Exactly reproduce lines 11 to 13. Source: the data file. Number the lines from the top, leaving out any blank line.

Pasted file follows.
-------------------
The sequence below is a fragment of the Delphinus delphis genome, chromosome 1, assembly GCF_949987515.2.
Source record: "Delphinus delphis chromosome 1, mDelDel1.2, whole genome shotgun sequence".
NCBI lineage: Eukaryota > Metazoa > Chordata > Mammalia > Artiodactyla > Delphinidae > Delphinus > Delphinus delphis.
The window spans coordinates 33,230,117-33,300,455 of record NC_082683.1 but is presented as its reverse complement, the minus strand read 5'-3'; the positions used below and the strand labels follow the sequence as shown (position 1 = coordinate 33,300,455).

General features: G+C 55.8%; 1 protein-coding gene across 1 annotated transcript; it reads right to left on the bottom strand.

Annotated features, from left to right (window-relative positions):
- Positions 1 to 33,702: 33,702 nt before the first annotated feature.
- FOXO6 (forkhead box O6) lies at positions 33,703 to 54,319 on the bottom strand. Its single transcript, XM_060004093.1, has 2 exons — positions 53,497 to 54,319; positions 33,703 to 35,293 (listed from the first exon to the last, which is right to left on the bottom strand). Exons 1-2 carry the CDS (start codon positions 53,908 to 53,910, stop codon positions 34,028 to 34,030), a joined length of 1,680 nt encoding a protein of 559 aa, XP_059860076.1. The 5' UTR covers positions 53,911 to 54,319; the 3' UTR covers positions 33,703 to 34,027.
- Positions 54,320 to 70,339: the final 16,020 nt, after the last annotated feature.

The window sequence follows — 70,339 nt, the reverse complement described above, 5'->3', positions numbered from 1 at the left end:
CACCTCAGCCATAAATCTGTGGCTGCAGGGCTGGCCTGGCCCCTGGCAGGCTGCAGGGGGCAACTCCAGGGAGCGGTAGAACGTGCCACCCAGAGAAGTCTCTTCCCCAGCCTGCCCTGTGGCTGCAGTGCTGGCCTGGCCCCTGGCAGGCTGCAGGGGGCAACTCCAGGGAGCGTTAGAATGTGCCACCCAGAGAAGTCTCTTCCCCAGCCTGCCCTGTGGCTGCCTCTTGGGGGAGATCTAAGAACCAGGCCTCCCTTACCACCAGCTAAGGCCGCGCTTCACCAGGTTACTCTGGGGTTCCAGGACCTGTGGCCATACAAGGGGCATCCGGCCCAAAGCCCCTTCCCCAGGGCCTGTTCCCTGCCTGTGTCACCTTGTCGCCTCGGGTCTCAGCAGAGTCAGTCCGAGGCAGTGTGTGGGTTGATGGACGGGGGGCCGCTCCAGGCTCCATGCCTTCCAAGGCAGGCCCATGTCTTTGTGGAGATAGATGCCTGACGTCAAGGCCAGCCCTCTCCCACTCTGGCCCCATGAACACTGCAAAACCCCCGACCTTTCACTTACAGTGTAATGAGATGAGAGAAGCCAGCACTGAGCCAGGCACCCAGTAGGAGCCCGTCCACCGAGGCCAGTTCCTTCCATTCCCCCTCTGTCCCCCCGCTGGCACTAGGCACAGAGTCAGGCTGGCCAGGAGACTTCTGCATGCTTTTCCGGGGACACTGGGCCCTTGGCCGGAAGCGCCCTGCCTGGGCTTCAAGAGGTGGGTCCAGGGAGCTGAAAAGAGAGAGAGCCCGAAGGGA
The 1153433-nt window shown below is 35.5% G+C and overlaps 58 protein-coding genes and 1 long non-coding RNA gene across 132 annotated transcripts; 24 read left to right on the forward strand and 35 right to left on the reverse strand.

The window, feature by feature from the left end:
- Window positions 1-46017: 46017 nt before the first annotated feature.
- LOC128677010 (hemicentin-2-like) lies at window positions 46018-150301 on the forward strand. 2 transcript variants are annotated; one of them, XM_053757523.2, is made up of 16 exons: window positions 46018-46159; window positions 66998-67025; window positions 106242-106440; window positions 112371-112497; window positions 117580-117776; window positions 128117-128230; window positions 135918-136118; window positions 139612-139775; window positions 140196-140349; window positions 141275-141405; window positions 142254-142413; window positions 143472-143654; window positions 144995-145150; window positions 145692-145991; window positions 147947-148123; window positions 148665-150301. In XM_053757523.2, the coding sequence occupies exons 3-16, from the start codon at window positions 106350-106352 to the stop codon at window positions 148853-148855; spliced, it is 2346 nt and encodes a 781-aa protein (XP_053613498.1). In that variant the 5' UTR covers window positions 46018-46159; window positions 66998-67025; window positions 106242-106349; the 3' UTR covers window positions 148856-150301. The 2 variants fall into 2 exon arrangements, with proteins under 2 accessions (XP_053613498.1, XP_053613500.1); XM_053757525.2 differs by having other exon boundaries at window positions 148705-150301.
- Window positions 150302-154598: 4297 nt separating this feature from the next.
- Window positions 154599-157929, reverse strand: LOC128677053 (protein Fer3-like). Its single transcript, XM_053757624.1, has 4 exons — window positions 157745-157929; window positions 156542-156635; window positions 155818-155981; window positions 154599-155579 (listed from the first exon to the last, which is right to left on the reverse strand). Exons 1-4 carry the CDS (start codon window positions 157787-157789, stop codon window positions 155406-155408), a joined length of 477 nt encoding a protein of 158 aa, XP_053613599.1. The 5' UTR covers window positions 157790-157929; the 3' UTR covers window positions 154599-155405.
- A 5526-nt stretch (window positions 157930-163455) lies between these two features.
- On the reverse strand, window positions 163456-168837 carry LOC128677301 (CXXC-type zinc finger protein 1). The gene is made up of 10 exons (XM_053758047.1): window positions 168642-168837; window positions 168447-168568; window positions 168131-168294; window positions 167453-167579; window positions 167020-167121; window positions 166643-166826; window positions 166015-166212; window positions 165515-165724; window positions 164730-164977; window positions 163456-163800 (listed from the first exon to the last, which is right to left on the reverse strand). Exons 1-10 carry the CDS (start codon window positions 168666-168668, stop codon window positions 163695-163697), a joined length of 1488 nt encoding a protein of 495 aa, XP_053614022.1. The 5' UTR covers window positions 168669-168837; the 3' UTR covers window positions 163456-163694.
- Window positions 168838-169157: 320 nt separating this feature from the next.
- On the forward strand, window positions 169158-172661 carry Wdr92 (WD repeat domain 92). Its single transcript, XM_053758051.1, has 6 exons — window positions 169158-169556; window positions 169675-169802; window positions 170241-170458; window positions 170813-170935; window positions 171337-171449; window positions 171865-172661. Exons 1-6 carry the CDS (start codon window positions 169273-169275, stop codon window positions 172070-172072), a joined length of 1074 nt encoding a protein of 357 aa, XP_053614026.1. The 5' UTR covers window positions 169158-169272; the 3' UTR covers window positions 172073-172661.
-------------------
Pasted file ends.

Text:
CACCTCAGCCATAAATCTGTGGCTGCAGGGCTGGCCTGGCCCCTGGCAGGCTGCAGGGGGCAACTCCAGGGAGCGGTAGAACGTGCCACCCAGAGAAGTCTCTTCCCCAGCCTGCCCTGTGGCTGCAGTGCTGGCCTGGCCCCTGGCAGGCTGCAGGGGGCAACTCCAGGGAGCGTTAGAATGTGCCACCCAGAGAAGTCTCTTCCCCAGCCTGCCCTGTGGCTGCCTCTTGGGGGAGATCTAAGAACCAGGCCTCCCTTACCACCAGCTAAGGCCGCGCTTCACCAGGTTACTCTGGGGTTCCAGGACCTGTGGCCATACAAGGGGCATCCGGCCCAAAGCCCCTTCCCCAGGGCCTGTTCCCTGCCTGTGTCACCTTGTCGCCTCGGGTCTCAGCAGAGTCAGTCCGAGGCAGTGTGTGGGTTGATGGACGGGGGGCCGCTCCAGGCTCCATGCCTTCCAAGGCAGGCCCATGTCTTTGTGGAGATAGATGCCTGACGTCAAGGCCAGCCCTCTCCCACTCTGGCCCCATGAACACTGCAAAACCCCCGACCTTTCACTTACAGTGTAATGAGATGAGAGAAGCCAGCACTGAGCCAGGCACCCAGTAGGAGCCCGTCCACCGAGGCCAGTTCCTTCCATTCCCCCTCTGTCCCCCCGCTGGCACTAGGCACAGAGTCAGGCTGGCCAGGAGACTTCTGCATGCTTTTCCGGGGACACTGGGCCCTTGGCCGGAAGCGCCCTGCCTGGGCTTCAAGAGGTGGGTCCAGGGAGCTGAAAAGAGAGAGAGCCCGAAGGGA
The 1153433-nt window shown below is 35.5% G+C and overlaps 58 protein-coding genes and 1 long non-coding RNA gene across 132 annotated transcripts; 24 read left to right on the forward strand and 35 right to left on the reverse strand.

The window, feature by feature from the left end: